On this #repealaversary I wish to remember the who, the why and the effect being part of the Inishowen Together Repeal campaign has had on my life.
Repeal is an acknowledgment by the state that women’s voices are vital. That at long last we deserve to be heard and that our lives matter, in a state riddled with religious intervention. It is a cry for all those families, women, girls and pregnant people that we heard you, we care, we acted.
Being part of the campaign in Inishowen, the tip of Co. Donegal wasn’t easy. Our huge geographical rural area made canvassing a huge task. The conservative nature of people from Donegal was against us. I asked Cathie Shiels co-founder of ARC to speak publicly at a social justice festival in Carndonagh, Carnstock 2018, at the heart of Inishowen. As soon as we advertised our program the anti-choicers rallied and bullied our festival team, online, on the phone and in the paper attempting to ruin our chances of future funding by contacting funders and smearing Carnstock’s name. They openly stated that they would protest the festival and Cathie’s speech in particular. Carnstock, a socially aware music festival with talks about; Freeconomy and zero waste, LGBTQ issues, ending direct provision, domestic violence, abortion rights, refugee rights and awareness of life in a refugee camp, Right to water campaign as well as stellar music from the North West. Our festival team were so scared by the anti’s vitriol that we ensured we had strong support for Cathie’s speech including the gardai. Luckily their threats of protest were just that and the evening passed with nothing but love and support. What the anti’s didn’t know that they had inadvertently help to create Inishowen Abortion Rights Campaign team, their tactics had repulsed us into action.
Our campaign was full on and uncomfortable. Talking to as many people about such a sensitive issue took me an awfully long time to get used to. Luckily, I canvased with legends like Cathie Shiels, and saw her in action when someone came out with offensive words, she calmly used wit and humour to point out their inhumanity and lead them to a more compassionate way of seeing the issue. Our Inishowen team were bolstered by our Derry family and I made so many socially aware, passionate and hilarious friends. I found my home.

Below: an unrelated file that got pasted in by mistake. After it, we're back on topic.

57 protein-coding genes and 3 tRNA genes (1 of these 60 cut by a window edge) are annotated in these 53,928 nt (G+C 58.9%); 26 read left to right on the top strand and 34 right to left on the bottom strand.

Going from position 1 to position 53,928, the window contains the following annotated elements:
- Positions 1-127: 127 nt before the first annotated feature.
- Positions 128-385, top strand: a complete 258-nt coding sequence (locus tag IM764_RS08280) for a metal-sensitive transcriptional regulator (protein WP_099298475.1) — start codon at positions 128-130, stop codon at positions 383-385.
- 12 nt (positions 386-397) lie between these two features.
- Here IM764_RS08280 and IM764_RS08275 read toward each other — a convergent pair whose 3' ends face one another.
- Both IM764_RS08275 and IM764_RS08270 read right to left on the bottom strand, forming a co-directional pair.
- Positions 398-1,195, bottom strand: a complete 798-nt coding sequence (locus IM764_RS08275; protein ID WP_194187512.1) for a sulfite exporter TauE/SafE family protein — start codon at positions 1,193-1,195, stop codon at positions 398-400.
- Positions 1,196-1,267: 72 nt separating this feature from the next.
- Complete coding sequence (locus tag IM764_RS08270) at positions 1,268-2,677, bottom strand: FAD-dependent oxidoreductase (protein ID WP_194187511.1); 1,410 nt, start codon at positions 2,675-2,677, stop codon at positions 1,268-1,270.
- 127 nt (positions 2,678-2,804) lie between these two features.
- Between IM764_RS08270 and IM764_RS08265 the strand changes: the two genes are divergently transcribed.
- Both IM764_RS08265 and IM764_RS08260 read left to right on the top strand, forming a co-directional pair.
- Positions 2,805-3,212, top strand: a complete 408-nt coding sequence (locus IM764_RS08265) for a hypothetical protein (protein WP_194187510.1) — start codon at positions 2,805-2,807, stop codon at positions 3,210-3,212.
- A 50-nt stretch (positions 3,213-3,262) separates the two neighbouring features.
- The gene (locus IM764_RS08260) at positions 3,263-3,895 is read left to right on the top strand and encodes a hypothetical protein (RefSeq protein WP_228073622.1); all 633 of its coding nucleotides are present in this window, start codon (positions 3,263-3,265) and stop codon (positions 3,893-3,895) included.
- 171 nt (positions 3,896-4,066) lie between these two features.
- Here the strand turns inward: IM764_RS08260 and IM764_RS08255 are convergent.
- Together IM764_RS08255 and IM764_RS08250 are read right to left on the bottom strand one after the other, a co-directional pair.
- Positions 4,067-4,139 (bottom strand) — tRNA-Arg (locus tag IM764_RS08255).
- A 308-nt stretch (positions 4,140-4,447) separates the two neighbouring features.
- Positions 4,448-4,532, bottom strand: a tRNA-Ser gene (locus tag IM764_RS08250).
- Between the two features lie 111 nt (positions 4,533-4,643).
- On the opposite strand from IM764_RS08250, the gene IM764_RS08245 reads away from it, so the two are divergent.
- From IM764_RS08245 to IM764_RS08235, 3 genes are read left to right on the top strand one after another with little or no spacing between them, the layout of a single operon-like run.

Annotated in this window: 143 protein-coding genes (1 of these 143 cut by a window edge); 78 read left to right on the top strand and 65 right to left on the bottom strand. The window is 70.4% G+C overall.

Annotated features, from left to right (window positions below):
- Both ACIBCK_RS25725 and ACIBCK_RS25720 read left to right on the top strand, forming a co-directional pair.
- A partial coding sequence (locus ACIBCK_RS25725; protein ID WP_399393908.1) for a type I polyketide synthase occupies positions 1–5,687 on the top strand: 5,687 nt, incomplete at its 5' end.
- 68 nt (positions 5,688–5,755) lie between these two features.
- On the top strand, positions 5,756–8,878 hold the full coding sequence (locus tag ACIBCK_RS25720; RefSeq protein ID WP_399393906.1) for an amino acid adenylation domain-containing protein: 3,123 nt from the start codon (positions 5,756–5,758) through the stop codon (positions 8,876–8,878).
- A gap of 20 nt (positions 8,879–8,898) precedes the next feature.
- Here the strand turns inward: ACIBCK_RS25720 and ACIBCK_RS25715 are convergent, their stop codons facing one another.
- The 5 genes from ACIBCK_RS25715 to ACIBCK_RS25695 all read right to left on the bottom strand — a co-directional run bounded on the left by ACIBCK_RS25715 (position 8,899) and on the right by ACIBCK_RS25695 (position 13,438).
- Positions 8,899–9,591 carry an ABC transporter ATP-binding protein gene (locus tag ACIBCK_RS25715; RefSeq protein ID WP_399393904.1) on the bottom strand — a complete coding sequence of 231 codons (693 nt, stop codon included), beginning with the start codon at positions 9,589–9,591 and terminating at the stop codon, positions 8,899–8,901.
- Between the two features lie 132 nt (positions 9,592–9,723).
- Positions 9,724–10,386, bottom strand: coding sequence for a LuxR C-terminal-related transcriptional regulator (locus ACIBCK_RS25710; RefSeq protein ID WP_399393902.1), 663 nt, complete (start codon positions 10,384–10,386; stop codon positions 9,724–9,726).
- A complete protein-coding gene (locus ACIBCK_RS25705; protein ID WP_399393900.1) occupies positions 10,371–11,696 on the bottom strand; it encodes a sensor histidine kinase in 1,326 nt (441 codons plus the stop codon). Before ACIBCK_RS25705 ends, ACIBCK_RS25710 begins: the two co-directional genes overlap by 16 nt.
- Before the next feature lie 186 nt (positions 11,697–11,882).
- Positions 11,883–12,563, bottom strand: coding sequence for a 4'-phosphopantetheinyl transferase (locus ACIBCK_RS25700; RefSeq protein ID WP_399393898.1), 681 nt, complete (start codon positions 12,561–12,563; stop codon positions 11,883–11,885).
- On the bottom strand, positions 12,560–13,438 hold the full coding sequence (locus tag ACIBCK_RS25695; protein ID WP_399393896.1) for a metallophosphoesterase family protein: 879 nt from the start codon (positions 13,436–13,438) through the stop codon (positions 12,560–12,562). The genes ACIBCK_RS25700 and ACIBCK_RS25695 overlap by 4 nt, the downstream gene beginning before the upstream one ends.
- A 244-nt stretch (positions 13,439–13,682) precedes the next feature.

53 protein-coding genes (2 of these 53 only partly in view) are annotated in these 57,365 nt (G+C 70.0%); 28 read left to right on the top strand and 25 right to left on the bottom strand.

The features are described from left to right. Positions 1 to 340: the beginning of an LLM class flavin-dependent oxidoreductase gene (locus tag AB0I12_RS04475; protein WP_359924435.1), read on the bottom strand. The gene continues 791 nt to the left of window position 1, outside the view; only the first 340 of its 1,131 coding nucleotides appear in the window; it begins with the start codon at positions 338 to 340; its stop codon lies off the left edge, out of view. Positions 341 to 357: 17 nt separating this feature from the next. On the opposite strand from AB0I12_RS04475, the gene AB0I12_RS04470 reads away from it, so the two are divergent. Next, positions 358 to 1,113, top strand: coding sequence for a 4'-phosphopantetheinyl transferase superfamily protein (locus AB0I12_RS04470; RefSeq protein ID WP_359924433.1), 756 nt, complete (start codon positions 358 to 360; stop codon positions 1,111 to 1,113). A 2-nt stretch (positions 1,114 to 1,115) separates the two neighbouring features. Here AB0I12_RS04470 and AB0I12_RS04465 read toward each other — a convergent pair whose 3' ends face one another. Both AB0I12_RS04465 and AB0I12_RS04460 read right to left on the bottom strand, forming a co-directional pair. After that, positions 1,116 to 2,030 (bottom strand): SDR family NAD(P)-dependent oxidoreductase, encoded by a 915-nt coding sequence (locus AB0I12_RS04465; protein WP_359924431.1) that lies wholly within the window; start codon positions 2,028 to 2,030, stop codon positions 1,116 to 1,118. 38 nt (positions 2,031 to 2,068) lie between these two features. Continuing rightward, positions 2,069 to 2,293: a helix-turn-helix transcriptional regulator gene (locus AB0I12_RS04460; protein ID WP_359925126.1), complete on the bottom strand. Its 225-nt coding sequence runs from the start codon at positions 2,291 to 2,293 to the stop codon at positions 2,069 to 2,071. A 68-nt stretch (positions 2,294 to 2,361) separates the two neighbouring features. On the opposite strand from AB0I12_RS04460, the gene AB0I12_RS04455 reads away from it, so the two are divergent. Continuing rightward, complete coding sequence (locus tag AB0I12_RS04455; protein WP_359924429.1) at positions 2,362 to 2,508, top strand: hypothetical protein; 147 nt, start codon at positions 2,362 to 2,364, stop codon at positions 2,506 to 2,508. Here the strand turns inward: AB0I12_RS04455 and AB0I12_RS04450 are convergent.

Living rurally, it’s hard to find an epicentre of people who want to challenge the status quo while having compassion and love for their community. I found them all through this campaign. Weekends spent getting sun burned in our hi-vis jackets, laughing at odd encounters and beautiful ones too. Feeling so connected with each other striving for this common goal. Every week we’d receive private messages from people who wanted to stand beside us but couldn’t and thanked us for everything we were doing. We were doing it for them, for us, for every generation to come.
At the end of the count, in a gym in Letterkenny, the anti-brigade were hollering their win in Donegal. It hurt. It still hurts. I found a spot under the bleachers and balled my heart out. It was the most cathartic cry I’ve had in years. The vote passed in the country, yet in our county it did not. I felt pride for my repeal family and all we achieved in such a conservative, aged populace, to gain as many votes as we did but the weight in my chest knew that I felt deceived.
The momentous celebration and realisation that we changed the law! That our grassroots family played a huge part in the future of social justice of Ireland. This confidence grew and our group still survives as Inishowen Together, a group who campaigns and acts on social justice issues in our community. We work with Lifeline a local domestic violence service raising awareness and funds. We run an annual cultural festival celebrating all the cultures of Inishowen. We’ve worked with MASI when a DP centre was to set up locally. We make sure that racist, patriarchal voices are not the majority in our community. We fought side by side with our Derry family to bring about decriminalisation in NI. Right now, we’re running a shop and drop service across Inishowen with over 180 volunteers and we instigated the first Inishowen Foodbank.
Being part of the campaign fired my belief in social change and crystallised for me that anything is possible. I am a proud member of Inishowen Abortion Rights Campaign and Inishowen Together, and I will carry this fire with me for the rest of my life.